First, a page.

Sunday, November 10, 2019

Review: BUBBA HO-TEP and the Cosmic Bloodsuckers #3


[This review was originally posted on Patreon.]

STORY: Joshua Jabcuga (based on the novel by Joe R. Lansdale) – @jabcuga @joelansdale
ART: Tadd Galusha – @TaddGalusha
COLORS: Ryan Hill
LETTERS: Tom B. Long
EDITOR: Joe Hughes
COVER: Baldemar Rivas
VARIANT COVER ARTISTS: Baldemar Rivas; Tadd Galusha
28pp, Color, $3.99 U.S. (May 2018)

There is a kind of flavorful, pop culture horror, a “McHorror,” if you will, like the tasty treats that are tricks from McDonald's.  In McHorror, pluck, grit, and a few Latin phrases will banish the fiercest denizens of Hades.  An example of this is The Conjuring scary movie franchise.  Then, there is another kind of horror storytelling.  In this horror, pithy quotes and declarations from the sacred texts and languages of Western religious faith cannot and will not stop two serial killers from enjoying Friday night cadaver poon at the local drive-in.

The latter is exemplified by author Joe R. Lansdale, whose bibliography is a journey through the dark corpus of America – from the rooter to the tooter.  IDW Publishing's current comic book miniseries, Bubba Ho-Tep and the Cosmic Bloodsuckers, is adapted from a 2017 novel by Lansdale.  That novel is a prequel to a Lansdale novella, “Bubba Ho-Tep” (which was adapted into film by another purveyor of non-McHorror storytelling, Don Coscarelli).

Bubba Ho-Tep and the Cosmic Bloodsuckers the comic book is adapted by writer Joshua Jabcuga; drawn by Tadd Galusha; colored by Ryan Hill; and lettered by Tom B. Long, with covers drawn by Baldemar Rivas.  The comic book follows a fictional version of legendary rock 'n' roll singer and performer, and American icon, Elvis Presley.  The King of Rock 'n' Roll works for a secret government organization (which might by named the “Hidden Agenda”).  Elvis' manager, “The Colonel” (based on the real-world Presley's manager, Colonel Tom Parker), is his handler, as Presley and a team of operatives fight supernatural threats to the world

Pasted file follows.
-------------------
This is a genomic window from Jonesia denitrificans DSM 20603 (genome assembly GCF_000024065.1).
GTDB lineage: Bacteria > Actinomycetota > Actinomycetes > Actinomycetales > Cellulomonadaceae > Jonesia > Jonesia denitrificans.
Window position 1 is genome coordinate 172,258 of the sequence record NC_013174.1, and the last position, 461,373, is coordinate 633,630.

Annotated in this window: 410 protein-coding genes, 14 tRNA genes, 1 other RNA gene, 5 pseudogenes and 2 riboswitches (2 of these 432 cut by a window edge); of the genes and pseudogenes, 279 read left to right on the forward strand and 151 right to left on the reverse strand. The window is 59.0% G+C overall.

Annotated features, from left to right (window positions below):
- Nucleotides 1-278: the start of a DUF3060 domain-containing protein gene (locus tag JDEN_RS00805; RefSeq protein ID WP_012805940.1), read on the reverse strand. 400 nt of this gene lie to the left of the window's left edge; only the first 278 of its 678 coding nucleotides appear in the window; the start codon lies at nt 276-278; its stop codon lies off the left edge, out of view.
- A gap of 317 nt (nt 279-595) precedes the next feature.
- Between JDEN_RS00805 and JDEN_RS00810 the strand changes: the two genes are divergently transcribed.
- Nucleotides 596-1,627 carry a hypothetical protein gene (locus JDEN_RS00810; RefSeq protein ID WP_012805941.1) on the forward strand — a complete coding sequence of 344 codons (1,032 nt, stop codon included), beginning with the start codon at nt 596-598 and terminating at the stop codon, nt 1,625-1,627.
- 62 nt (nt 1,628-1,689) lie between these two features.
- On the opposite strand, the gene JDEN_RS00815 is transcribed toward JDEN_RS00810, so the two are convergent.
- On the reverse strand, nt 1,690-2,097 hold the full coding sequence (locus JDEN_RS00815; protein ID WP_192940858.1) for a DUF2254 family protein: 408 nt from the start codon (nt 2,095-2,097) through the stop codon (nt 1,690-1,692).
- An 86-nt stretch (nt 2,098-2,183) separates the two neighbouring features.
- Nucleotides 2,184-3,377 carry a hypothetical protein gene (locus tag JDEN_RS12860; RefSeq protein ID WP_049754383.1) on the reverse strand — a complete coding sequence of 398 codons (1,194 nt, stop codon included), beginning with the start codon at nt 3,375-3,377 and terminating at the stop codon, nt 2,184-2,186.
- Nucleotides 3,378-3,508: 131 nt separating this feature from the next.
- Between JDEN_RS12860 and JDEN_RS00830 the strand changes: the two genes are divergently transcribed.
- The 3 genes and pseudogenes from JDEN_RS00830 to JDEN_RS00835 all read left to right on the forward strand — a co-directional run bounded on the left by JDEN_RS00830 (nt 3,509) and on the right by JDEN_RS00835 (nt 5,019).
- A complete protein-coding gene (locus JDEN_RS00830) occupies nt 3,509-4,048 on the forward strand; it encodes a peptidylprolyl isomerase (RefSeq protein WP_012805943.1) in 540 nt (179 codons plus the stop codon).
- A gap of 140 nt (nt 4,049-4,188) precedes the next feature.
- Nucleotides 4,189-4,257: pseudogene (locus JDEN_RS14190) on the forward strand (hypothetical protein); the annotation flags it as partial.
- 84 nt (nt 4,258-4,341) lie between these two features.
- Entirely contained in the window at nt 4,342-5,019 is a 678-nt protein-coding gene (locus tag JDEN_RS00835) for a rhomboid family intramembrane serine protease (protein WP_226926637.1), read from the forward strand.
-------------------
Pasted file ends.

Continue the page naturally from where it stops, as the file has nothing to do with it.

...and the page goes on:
As Bubba Ho-Tep and the Cosmic Bloodsuckers #3 opens, Elvis and company remain secure in an abandoned plantation manor protected by the craziest barriers, spells, and wards.  The team awaits an attack while Elvis gets his ashes hauled by some fine-ass spectral bouté, who will lend her powers to the cause.  An attack will come, but nothing about it will be what it appears to be.  And Elvis might have to fight the invaders while in a state of butt-ass nakedness!

I gave the first two issues of Bubba Ho-Tep and the Cosmic Bloodsuckers each a glowing review.  I love this comic book, and IDW can't get new issues to me fast enough to sate my outer-dimensional-vampire-like blood lust for it.  I was not going to review this third issue, but Tadd Galusha's art and storytelling is just too outrageous to ignore.

I enjoy Joe R. Lansdale's writing, and I am clearly enjoying Joshua Jabcuga's adaptation of Lansdale here.  As comic books rely on illustrations to tell much of the story, I have to notice artist Tadd Galusha.  He has to deliver, and he does in a way that matches the wildness and weirdness of the source and its adaptation.  Galusha impressive drawings include a naked, ghostly broad; a multi-headed thing connected to an oil slick-like monstrosity; and an army of the dead to rival Army of the Dead.  All of it is visually and graphically striking, obviously, but it exists to tell the story, which it truly does.  And well, Galusha draws an impressive naked Elvis.

Ryan Hill colors Bubba Ho-Tep and the Cosmic Bloodsuckers as if he is battling for his place in the hoary American comic book horror hall of fame.  He uses shades of orange, brown, blue, and green to create horror comic porn, and I'm aroused.

As Tom B. Long's spot-on lettering and fonts chase me with the simulated sound effects of funky phantom invasion, I await more.  And I wonder... what Mr. Lansdale might imagine Elvis doing off-camera when not racing cars in Viva Las Vegas.

10 out of 10

Reviewed by Leroy Douresseaux a.k.a. "I Reads You"

The text is copyright © 2018 Leroy Douresseaux. All Rights Reserved. Contact this blog or site for reprint and syndication rights and fees.


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